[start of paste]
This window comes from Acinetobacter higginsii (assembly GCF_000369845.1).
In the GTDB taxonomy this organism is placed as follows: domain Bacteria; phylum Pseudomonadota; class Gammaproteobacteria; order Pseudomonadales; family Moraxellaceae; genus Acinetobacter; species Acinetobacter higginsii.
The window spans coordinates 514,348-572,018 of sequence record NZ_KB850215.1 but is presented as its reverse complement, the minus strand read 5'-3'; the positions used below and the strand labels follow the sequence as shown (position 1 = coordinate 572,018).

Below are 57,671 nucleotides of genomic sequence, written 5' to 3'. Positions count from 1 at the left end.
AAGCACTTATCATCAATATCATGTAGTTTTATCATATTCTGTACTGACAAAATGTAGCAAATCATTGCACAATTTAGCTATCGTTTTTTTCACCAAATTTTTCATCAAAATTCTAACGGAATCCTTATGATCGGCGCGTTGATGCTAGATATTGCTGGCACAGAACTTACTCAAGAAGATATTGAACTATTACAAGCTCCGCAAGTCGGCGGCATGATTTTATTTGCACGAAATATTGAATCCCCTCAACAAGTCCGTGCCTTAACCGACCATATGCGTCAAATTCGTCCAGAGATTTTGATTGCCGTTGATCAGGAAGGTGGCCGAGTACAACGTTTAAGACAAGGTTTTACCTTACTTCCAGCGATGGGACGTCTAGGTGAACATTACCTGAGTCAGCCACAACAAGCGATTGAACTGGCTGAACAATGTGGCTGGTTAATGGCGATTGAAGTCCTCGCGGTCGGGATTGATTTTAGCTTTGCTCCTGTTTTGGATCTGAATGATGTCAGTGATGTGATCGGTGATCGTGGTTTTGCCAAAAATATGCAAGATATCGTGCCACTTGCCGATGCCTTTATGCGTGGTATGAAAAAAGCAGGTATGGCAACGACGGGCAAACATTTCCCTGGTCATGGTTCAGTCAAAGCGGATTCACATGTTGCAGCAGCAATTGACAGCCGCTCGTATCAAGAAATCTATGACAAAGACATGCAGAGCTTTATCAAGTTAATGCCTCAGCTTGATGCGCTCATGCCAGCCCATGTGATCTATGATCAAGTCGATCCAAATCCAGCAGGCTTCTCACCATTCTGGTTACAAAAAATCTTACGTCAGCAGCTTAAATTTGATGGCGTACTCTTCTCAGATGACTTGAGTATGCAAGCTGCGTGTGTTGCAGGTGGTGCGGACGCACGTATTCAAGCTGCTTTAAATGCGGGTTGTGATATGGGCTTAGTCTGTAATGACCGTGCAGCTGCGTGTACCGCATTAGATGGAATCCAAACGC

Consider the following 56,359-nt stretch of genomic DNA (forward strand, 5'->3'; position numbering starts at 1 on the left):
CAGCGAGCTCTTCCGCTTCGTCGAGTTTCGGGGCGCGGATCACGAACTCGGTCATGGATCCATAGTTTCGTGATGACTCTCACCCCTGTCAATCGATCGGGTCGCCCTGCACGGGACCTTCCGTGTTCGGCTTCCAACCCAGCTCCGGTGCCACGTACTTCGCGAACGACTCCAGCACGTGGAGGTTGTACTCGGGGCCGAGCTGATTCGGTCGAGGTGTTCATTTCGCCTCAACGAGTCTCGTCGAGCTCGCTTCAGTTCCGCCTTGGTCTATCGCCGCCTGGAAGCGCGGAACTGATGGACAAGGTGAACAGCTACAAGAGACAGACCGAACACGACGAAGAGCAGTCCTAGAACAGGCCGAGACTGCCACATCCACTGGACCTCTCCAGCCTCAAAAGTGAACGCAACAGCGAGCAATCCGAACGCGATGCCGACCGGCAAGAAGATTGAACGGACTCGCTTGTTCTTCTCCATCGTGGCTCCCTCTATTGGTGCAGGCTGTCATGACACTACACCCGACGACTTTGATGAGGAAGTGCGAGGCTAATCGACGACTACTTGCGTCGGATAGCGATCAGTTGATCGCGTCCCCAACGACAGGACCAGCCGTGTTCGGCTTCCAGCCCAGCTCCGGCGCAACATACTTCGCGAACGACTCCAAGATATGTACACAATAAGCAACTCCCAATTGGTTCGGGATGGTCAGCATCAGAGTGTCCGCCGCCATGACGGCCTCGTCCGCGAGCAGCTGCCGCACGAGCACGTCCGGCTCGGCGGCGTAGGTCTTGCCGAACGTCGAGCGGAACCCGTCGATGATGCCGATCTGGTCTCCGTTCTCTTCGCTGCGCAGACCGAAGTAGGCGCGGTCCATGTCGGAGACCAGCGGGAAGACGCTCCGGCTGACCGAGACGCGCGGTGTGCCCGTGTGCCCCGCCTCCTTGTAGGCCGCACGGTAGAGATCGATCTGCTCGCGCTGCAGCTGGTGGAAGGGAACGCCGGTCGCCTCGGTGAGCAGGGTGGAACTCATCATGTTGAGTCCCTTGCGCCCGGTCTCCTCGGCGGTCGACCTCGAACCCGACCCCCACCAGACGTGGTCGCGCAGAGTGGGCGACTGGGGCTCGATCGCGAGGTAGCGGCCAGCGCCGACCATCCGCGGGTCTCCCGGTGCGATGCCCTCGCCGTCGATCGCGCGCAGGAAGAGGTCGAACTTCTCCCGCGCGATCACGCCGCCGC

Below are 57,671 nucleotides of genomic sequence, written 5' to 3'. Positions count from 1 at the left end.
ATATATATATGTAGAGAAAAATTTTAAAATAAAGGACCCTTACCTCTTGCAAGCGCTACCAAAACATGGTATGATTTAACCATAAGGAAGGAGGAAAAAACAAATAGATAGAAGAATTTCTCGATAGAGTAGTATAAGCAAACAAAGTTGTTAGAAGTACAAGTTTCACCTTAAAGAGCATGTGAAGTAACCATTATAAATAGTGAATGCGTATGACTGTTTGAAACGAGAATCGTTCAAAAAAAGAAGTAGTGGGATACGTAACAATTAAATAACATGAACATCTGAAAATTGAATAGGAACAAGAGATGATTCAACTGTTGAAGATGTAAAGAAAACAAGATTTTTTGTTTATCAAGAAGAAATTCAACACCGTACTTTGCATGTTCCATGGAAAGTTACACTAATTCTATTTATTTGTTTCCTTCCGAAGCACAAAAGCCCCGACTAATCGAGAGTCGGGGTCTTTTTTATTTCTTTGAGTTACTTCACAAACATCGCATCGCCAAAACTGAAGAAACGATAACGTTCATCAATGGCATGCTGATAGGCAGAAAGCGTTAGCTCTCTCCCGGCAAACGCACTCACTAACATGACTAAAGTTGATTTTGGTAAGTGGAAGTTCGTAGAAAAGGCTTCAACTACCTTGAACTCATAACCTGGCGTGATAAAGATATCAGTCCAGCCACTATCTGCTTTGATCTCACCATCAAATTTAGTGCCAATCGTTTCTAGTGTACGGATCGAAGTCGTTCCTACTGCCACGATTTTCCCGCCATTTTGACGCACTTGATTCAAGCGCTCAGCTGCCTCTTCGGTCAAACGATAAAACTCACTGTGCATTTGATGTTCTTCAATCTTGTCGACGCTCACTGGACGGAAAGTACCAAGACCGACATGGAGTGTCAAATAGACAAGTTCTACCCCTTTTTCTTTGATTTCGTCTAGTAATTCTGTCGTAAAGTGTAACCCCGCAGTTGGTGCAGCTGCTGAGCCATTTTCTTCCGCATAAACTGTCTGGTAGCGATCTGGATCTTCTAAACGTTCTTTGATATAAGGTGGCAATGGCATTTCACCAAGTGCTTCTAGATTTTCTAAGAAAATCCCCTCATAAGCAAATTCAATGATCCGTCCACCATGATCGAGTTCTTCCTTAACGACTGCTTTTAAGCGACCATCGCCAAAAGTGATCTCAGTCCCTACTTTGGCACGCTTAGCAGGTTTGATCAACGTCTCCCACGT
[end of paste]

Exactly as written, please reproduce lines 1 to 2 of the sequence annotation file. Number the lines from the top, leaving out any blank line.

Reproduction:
This window comes from Acinetobacter higginsii (assembly GCF_000369845.1).
In the GTDB taxonomy this organism is placed as follows: domain Bacteria; phylum Pseudomonadota; class Gammaproteobacteria; order Pseudomonadales; family Moraxellaceae; genus Acinetobacter; species Acinetobacter higginsii.